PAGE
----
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cockerel/rooster tail feathers still in casing, and leg colour - Page 2

post #11 of 17

Treat the hens too, but there is no need to treat the coop. There are lots of options for treating scaley leg mites, but effective treatments all boil down to the same technique. You want to coat the legs in something that will smother the mites. Some people swear by castor oil, others use vasoline, some prefer coconut oil. All will work to achieve the same end goal.

To confine the rooster, just shut the coop. They'll be fine inside for a few days with food and water. Then you can let everybody back out. I do think it's wise to have a somewhat secure run setup, just in case you ever need it for any reason. Better to have and not need, rather than to need and not have. Especially if a predator decides that your flock is an all-you-can-eat buffet.

post #12 of 17
Thread Starter 

Ok, great, thank you. Should the vasoline/castor oil/coconut oil be applied several times or will just one coating be enough to suffocate the mites? I will get some general (we have a good recommended organic one locally) mite powder to dust them all with, just to be on the safe side whilst I've got them captured. They are confined to a paddock which has reasonable fencing which I've reinforced in places...but there aren't a lot of natural predators where I live as I'm in the heart of game shooting countryside where all natural predators to pheasants and grouse are obliterated....whilst I thoroughly and wholeheartedly disapprove of blood sports, I guess it's come in handy for my poultry. But you are right, it would be handy to have a smaller area to confine them to if necessary. There was a great chicken coop with small enclosure on freecycle recently, I wish I'd tried to get it now! Thanks again junebuggena

post #13 of 17

Keep the legs coated for about 2 weeks, just to be certain you've killed all the bugs.

post #14 of 17
Thread Starter 

Hey everyone, just to say that I could only get coconut oil as the vaseline had sold out. And I've just been out (it's 9pm at night) with a torch and managed to catch him. He was alert enough to run, but disorientated so I threw the blanket I had to wrap him up in, over him and easily got him. Once he was wrapped up gently in the blanket with his legs sticking out, he didn't try and escape but was really calm. It almost seemed like he liked having his legs massaged with oil (saucy bugger). Thanks for all your help.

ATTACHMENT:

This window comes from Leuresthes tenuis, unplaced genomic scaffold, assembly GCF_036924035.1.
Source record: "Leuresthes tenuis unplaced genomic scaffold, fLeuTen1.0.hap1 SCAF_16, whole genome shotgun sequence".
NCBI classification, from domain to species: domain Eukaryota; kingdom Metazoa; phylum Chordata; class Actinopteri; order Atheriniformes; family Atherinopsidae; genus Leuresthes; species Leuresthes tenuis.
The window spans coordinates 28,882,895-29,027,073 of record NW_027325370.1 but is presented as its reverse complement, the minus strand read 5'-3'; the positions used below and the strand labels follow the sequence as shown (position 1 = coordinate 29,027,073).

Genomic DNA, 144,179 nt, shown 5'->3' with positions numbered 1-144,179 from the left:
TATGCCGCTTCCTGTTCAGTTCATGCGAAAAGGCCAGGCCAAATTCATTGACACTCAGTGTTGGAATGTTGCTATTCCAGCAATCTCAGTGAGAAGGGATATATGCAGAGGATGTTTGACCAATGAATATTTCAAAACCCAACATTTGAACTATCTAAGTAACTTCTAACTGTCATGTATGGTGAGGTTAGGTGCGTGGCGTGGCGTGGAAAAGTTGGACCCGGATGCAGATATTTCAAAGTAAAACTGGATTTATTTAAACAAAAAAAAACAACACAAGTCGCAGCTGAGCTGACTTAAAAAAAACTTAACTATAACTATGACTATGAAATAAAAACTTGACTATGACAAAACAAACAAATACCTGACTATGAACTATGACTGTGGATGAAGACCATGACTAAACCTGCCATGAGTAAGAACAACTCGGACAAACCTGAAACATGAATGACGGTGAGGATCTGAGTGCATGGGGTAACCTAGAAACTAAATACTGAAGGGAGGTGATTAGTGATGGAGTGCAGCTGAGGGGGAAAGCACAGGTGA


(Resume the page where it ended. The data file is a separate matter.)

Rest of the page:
post #15 of 17
Thread Starter 

Hey everyone, just to say that I could only get coconut oil as the vaseline had sold out. And I've just been out (it's 9pm at night) with a torch and managed to catch him. He was alert enough to run, but disorientated so I threw the blanket I had to wrap him up in, over him and easily got him. Once he was wrapped up gently in the blanket with his legs sticking out, he didn't try and escape but was really calm. It almost seemed like he liked having his legs massaged with oil (saucy bugger). Thanks for all your help.

post #16 of 17

Once you have them confined, wings pinned down, they usually submit pretty quick.

Covering their heads can calm them further if needed.

Once they've been 'captured' and handled, without 'dying', they'll be calmer next time.

Oil probably felt good on the irritated legs.

Great article on VENTILATION, one of THE MOST IMPORTANT aspects of coop design.

Fantastic treatise to help decide how much SPACE your chickens need.

 

Chicken math is not just 'addition'...but also should include Division, Multiplication and especially Subtraction!!!

 

Quoting centrarchid:

"Make every effort to understand your chicken's biology and the environment that supports it."

Reply

Great article on VENTILATION, one of THE MOST IMPORTANT aspects of coop design.

Fantastic treatise to help decide how much SPACE your chickens need.

 

Chicken math is not just 'addition'...but also should include Division, Multiplication and especially Subtraction!!!

 

Quoting centrarchid:

"Make every effort to understand your chicken's biology and the environment that supports it."

Reply
post #17 of 17
Thread Starter 

Yes, I bet, and they already look a bit better this morning! I will reapply the oil in a few days...won't be so nervous next time!!  Thanks for your help.

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